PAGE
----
The 1662 edition of the Book of Common Prayer is exceedingly important in the development of the Anglican Communion,19 because it travelled with British sailors, explorers and traders into every corner of the world, and was used in all the English churches that sprang up in the spreading Empire.  Even when those outposts of Englishness became politically independent, the 1662 Prayer Book was the foundation for all the regional books of Common Prayer that eventually came into existence: first in Scotland, then in the U.S.A., in Ireland, in Canada, Australia, New Zealand, and finally (in translation) in numerous countries where English is not the national language.

In my country (Canada) the 1662 book was quite thoroughly revised in 1962 and became Common Prayer, Canada.  Although the location of the instruction that clergy say the Daily Office was changed from where it had been in 1662, the injunction itself was retained. 20  And, because Common Prayer, Canada is still the authoritative source of doctrine and discipline in the Canadian church,21 the requirement to say the Daily Office continues to be, to all intents and purposes, canon law for clergy of the Anglican Church of Canada.

In countries such as Scotland, Ireland, and the U.S.A., however, when revisions of the 1662 Book of Common Prayer were produced, the Daily Office injunction was omitted.  Personally I think its disappearance was due to resentment of any hint of English parliamentary authority, but whatever the reason, in these countries, the obligation for clergy to say the Daily Office was no longer to be found in the Prayer Book, and those who believed that the duty still remained, had to argue that it was inferred in the foundation documents of those churches.  For example, the emerging Prayer Books of those countries describe the Order of Morning Prayer as something that happens “daily.”  And, in the 1789 preface to the American BCP, these words appear: “that this Church is far from intending to depart from the Church of England in any essential point of doctrine, discipline, or worship....”  It is arguable, isn’t it, that the word “discipline” includes the time-honoured obligation to say the Daily Office? 22

But the point must be argued.  In such countries the obligation is not set down in black and white.

Thus it is that in some parts of the Anglican world the requirement for clergy to say the Daily Office has the force of canon law, but in other places it is more like a very strongly supported tradition.

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FOOTNOTES

1  The committee organizing this conference is called, “The Accreditation Committee for Postulants for Ordination,” or “ACPO,” for short.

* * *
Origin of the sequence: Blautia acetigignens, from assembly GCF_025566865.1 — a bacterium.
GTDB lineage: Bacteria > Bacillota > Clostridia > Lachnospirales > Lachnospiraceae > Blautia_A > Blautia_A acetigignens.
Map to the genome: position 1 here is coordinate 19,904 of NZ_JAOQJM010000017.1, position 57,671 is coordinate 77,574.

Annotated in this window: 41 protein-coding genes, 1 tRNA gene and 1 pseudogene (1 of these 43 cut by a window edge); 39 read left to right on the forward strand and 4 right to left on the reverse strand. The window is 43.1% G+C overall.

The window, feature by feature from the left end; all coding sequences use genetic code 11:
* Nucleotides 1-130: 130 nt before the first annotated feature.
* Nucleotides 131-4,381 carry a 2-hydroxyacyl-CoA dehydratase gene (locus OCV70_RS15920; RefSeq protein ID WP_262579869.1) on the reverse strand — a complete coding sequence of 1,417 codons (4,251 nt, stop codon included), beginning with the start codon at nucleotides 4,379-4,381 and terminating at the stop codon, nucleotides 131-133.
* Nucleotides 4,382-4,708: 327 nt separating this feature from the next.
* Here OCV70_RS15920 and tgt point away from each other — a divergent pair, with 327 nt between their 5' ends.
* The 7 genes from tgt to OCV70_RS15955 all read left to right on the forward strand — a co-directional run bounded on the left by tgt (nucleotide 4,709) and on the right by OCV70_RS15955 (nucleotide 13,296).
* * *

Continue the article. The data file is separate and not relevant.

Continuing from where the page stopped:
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2  Some people are unsure what to write in such a gift.  Try this: “Wishing you every blessing on the day of your ordination as a     priest/deacon     in the Body of Christ” followed by your name.  You can also write a Bible verse on the presentation page; my favourite for the ordination of priests is: “Let your priests, Lord God, be clothed with salvation...” – 2 Chronicles 6:41.
There is a more complete discussion about what to write in cards and gifts for clergy, in the Rarely Asked Questions section of this website.  Click here to see it.
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3  In the Anglican church, the “Dean” is a priest who presides at the Cathedral  He or she is also one of the chief advisers to the Bishop, and is often appointed to act in the bishop’s behalf when the bishop is away.
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4  See also the article on “Canon,” elsewhere in this document.
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5  You can visit the website of the Episcopal Church of the U.S.A. by clicking here.  The actual URL (Internet locator) of that branch of the Anglican church demonstrates the connection:  http://ecusa.anglican.org/
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6  A “cassock” is a floor-length ecclesiastical garment.  It is usually black in colour, but there are also white cassocks (often used by clergy in the tropics), red ones (often worn by altar servers), purple ones (worn by bishops) and blue ones (often preferred by church choirs).
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7  The correct name for things can be a problem in the Anglican church.  This article speaks of Anglican “regions,” but they are most often referred to as “Provinces” within the church, or sometimes simply as “Churches.”  Usually, an Anglican region corresponds to a secular nation, such as in Canada, where the Anglican Church of Canada constitutes a “Province” of the Anglican Communion.  Sometimes, however, an Anglican region comprises several secular nations, as, for example, the “Iglesia Anglicana de la Region Central de America” (the Anglican Church of Central America).